Detail, detail --- rendered in such pixie fashion. This is a boy in "Time and Ebb," on a ship, crossing the Atlantic, "My grandmother read me a tale about a mermaid who had acquired a pair of feet."

    The inquisitive breeze would join in the reading and roughly finger the pages so as to discover what was going to happen next.

§     §     §

Vintage Nabokov suffers from, perhaps, a plethora of competition from the author's own massive output, but we can thank our anonymous editor for a couple of jewels new to this reader. In "Signs and Symbols," we are granted a peek into the soul of madness, where our young hero finds himself haunted by "phenomenal nature":

    Clouds in the staring sky transmit to one another, by means of slow signs, incredibly detailed information regarding him. His inmost thoughts are discussed at nightfall, in manual alphabet, by darkly gesticulating trees. Pebbles or stains or sun flecks from patterns representing in some awful way messages which he must intercept. Everything is a cipher and of everything he is the theme.

And then, to our surprise, VN gives us a science fiction fantasy, "Lance." After roundly condemning that literary form, he proceeds to deliver a gem of a story in the very same genre.

With a love for mock heroic tales out of Joyce's own precis of early English in Ulysses, we get a very Nabokovian list, each of which will ring a bell for those of us who have labored over The Faerie Queen, the Arthurian legends, the French idylls, Chaucer. VN trades on names which sound vaguely familiar, but, knowing him, are made up --- he is creating wholecloth a VN history of the medieval romance, with all the appropriate noises, forms, and nomenclature:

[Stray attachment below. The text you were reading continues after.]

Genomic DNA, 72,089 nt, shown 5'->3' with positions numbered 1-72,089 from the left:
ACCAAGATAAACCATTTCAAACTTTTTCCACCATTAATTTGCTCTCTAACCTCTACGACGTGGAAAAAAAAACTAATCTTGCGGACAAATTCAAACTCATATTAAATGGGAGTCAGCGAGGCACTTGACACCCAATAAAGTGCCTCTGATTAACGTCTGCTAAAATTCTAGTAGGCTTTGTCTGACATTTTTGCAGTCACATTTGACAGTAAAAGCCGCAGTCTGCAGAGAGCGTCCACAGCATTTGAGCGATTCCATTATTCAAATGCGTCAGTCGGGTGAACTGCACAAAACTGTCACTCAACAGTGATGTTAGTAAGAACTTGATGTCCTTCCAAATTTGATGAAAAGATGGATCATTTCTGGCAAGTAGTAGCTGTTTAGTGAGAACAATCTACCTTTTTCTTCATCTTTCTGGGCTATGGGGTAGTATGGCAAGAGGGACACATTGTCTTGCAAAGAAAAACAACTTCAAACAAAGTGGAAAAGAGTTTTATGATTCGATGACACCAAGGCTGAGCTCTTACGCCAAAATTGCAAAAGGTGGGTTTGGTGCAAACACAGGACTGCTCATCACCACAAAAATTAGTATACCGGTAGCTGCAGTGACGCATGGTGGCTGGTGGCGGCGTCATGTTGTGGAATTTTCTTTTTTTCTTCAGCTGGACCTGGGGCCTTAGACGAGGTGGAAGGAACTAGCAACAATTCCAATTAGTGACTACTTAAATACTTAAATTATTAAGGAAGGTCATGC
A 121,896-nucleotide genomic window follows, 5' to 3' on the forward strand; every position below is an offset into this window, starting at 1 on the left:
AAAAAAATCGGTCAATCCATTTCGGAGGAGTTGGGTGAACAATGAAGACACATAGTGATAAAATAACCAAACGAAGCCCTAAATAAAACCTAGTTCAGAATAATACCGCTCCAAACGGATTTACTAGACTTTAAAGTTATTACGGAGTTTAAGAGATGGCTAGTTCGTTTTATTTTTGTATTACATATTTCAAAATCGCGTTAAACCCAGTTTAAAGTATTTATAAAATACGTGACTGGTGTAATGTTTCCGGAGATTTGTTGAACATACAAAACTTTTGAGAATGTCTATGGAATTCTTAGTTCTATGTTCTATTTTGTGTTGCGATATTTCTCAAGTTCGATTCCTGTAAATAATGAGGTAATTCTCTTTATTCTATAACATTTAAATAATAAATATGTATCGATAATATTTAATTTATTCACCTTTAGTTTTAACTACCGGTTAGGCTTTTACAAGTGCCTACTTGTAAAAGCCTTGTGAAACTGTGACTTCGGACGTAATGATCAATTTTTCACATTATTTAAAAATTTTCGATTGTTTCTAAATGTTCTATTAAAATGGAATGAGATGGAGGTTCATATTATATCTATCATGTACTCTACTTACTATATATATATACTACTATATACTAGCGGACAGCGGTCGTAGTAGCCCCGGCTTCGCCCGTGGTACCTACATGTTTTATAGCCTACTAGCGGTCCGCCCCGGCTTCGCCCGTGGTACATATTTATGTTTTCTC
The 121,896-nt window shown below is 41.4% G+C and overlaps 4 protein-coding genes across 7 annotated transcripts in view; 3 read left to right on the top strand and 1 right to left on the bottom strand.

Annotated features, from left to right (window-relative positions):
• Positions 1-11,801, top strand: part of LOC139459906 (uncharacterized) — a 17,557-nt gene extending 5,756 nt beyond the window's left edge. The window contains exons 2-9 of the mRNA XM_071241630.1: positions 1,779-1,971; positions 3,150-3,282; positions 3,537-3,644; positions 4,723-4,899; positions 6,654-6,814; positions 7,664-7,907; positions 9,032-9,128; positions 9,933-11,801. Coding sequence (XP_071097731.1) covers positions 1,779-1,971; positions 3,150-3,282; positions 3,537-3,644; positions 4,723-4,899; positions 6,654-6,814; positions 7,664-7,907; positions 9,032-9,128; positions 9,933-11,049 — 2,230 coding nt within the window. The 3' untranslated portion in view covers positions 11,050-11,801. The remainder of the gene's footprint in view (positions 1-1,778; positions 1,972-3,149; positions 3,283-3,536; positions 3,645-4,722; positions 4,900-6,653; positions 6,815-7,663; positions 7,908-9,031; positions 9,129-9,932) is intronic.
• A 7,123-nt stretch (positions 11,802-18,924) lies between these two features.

"Lanceloz del Lac" occurs for the first time in Verse 3676 of the twelfth-century Roman d la Charette. Lance, Lancelin, Lancelotik --- diminutives murmured at the brimming, salty, moist stars. Young knights in their teens learning to harp, hawk, and hunt; the Forest Dangerous and the Dolorous Tower; Aldebaran, Betelgeuse --- the thunder of Saracenic war cries. Marvelous deeds of arms, marvelous warriors, sparkling within the awful constellations ... Sir Percard the Black Knight, and Sir Perimones the Red Knight, and Sir Pertolepe the Green Knight, and Sir Persant the Indigo Knight, and the bluff old party Sir Grummore Grummersum, muttering northern oaths under his breath

--- Lolita Lark